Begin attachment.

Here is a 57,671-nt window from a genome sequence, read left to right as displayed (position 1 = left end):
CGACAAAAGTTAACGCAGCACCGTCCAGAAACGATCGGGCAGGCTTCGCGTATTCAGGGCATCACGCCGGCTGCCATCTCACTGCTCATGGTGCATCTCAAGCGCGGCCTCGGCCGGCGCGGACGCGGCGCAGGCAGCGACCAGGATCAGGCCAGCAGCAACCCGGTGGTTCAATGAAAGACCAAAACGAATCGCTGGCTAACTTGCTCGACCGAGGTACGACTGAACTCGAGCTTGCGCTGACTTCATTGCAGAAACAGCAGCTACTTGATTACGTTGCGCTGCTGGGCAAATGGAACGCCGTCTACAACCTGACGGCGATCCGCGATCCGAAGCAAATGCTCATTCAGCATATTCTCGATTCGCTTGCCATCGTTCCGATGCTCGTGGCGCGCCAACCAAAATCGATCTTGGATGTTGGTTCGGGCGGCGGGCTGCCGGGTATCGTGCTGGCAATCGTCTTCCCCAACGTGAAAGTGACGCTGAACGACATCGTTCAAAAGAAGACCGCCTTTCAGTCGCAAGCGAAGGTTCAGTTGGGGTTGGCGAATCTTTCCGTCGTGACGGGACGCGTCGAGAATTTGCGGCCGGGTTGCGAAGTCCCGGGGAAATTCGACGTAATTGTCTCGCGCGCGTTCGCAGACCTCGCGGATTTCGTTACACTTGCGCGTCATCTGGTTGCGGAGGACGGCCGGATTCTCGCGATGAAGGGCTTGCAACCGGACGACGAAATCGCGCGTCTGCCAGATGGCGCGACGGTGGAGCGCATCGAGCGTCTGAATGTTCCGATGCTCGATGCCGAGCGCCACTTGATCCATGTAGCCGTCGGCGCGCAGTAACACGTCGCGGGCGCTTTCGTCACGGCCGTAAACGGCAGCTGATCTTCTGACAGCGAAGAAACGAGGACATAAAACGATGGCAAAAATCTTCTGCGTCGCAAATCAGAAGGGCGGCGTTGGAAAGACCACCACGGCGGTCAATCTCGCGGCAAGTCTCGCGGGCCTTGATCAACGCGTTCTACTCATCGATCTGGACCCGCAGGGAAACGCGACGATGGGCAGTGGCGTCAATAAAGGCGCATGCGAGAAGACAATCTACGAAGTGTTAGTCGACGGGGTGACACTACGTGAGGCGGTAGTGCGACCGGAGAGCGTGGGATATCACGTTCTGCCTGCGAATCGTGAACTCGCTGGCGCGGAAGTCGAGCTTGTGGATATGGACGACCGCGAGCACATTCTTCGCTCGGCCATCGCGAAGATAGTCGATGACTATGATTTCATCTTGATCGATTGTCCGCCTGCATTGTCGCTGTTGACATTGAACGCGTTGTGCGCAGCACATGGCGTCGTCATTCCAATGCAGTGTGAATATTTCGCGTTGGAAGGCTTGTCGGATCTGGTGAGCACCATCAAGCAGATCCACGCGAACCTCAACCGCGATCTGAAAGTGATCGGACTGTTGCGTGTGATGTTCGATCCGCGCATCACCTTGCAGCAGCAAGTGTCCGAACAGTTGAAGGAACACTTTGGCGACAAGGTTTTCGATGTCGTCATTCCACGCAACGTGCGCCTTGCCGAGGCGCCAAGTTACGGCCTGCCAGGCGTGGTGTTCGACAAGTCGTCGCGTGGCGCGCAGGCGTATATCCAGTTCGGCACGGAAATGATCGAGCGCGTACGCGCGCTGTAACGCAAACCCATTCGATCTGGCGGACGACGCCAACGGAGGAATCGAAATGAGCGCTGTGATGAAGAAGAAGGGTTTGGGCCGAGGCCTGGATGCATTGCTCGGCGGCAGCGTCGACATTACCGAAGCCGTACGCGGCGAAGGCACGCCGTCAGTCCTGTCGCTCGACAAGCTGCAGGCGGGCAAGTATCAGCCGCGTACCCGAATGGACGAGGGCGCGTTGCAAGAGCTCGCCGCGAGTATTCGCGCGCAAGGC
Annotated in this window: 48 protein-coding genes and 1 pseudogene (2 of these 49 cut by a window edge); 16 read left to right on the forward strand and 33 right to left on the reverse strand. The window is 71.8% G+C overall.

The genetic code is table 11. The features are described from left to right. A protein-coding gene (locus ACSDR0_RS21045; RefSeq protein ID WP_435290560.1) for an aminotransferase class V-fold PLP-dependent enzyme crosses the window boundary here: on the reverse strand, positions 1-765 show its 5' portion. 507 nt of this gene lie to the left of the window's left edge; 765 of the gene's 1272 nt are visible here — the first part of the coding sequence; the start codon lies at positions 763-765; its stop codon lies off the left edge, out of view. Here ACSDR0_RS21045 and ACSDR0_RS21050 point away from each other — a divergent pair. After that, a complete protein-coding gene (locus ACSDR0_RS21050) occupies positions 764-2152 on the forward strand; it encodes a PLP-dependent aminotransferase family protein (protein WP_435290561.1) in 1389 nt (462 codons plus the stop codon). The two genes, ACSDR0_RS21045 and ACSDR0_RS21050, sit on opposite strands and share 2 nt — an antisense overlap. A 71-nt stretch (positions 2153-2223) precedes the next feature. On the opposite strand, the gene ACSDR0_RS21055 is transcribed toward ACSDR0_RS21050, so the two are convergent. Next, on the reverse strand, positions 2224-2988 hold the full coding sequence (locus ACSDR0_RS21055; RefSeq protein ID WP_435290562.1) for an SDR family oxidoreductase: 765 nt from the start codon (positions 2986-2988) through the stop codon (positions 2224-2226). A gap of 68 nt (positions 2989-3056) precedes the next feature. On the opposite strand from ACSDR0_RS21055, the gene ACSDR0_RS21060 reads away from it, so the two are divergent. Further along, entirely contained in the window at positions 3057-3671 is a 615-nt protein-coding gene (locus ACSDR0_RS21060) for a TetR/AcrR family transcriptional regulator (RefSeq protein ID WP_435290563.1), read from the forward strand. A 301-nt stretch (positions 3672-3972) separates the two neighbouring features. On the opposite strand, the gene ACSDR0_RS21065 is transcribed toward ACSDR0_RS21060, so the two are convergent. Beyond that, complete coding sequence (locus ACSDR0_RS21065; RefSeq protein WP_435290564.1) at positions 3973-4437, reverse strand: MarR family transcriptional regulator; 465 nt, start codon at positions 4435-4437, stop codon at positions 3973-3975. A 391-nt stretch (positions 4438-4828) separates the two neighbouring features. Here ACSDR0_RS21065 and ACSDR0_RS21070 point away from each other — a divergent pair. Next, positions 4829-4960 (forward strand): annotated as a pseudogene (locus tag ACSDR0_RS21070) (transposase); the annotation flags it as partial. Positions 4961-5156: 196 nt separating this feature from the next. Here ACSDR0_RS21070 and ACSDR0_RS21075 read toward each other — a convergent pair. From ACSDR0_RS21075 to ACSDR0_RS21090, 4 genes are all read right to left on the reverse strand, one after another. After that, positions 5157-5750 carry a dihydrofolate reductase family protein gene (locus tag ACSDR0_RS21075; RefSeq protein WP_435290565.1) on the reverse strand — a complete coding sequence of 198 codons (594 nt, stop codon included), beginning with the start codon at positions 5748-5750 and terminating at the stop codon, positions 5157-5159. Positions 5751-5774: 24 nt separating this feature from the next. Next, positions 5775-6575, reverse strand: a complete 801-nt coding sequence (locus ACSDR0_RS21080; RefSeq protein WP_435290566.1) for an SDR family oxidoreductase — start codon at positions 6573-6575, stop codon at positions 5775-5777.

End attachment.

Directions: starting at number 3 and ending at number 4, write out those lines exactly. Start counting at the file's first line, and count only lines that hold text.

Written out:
Annotated in this window: 48 protein-coding genes and 1 pseudogene (2 of these 49 cut by a window edge); 16 read left to right on the forward strand and 33 right to left on the reverse strand. The window is 71.8% G+C overall.

The genetic code is table 11. The features are described from left to right. A protein-coding gene (locus ACSDR0_RS21045; RefSeq protein ID WP_435290560.1) for an aminotransferase class V-fold PLP-dependent enzyme crosses the window boundary here: on the reverse strand, positions 1-765 show its 5' portion. 507 nt of this gene lie to the left of the window's left edge; 765 of the gene's 1272 nt are visible here — the first part of the coding sequence; the start codon lies at positions 763-765; its stop codon lies off the left edge, out of view. Here ACSDR0_RS21045 and ACSDR0_RS21050 point away from each other — a divergent pair. After that, a complete protein-coding gene (locus ACSDR0_RS21050) occupies positions 764-2152 on the forward strand; it encodes a PLP-dependent aminotransferase family protein (protein WP_435290561.1) in 1389 nt (462 codons plus the stop codon). The two genes, ACSDR0_RS21045 and ACSDR0_RS21050, sit on opposite strands and share 2 nt — an antisense overlap. A 71-nt stretch (positions 2153-2223) precedes the next feature. On the opposite strand, the gene ACSDR0_RS21055 is transcribed toward ACSDR0_RS21050, so the two are convergent. Next, on the reverse strand, positions 2224-2988 hold the full coding sequence (locus ACSDR0_RS21055; RefSeq protein ID WP_435290562.1) for an SDR family oxidoreductase: 765 nt from the start codon (positions 2986-2988) through the stop codon (positions 2224-2226). A gap of 68 nt (positions 2989-3056) precedes the next feature. On the opposite strand from ACSDR0_RS21055, the gene ACSDR0_RS21060 reads away from it, so the two are divergent. Further along, entirely contained in the window at positions 3057-3671 is a 615-nt protein-coding gene (locus ACSDR0_RS21060) for a TetR/AcrR family transcriptional regulator (RefSeq protein ID WP_435290563.1), read from the forward strand. A 301-nt stretch (positions 3672-3972) separates the two neighbouring features. On the opposite strand, the gene ACSDR0_RS21065 is transcribed toward ACSDR0_RS21060, so the two are convergent. Beyond that, complete coding sequence (locus ACSDR0_RS21065; RefSeq protein WP_435290564.1) at positions 3973-4437, reverse strand: MarR family transcriptional regulator; 465 nt, start codon at positions 4435-4437, stop codon at positions 3973-3975. A 391-nt stretch (positions 4438-4828) separates the two neighbouring features. Here ACSDR0_RS21065 and ACSDR0_RS21070 point away from each other — a divergent pair. Next, positions 4829-4960 (forward strand): annotated as a pseudogene (locus tag ACSDR0_RS21070) (transposase); the annotation flags it as partial. Positions 4961-5156: 196 nt separating this feature from the next. Here ACSDR0_RS21070 and ACSDR0_RS21075 read toward each other — a convergent pair. From ACSDR0_RS21075 to ACSDR0_RS21090, 4 genes are all read right to left on the reverse strand, one after another. After that, positions 5157-5750 carry a dihydrofolate reductase family protein gene (locus tag ACSDR0_RS21075; RefSeq protein WP_435290565.1) on the reverse strand — a complete coding sequence of 198 codons (594 nt, stop codon included), beginning with the start codon at positions 5748-5750 and terminating at the stop codon, positions 5157-5159. Positions 5751-5774: 24 nt separating this feature from the next. Next, positions 5775-6575, reverse strand: a complete 801-nt coding sequence (locus ACSDR0_RS21080; RefSeq protein WP_435290566.1) for an SDR family oxidoreductase — start codon at positions 6573-6575, stop codon at positions 5775-5777.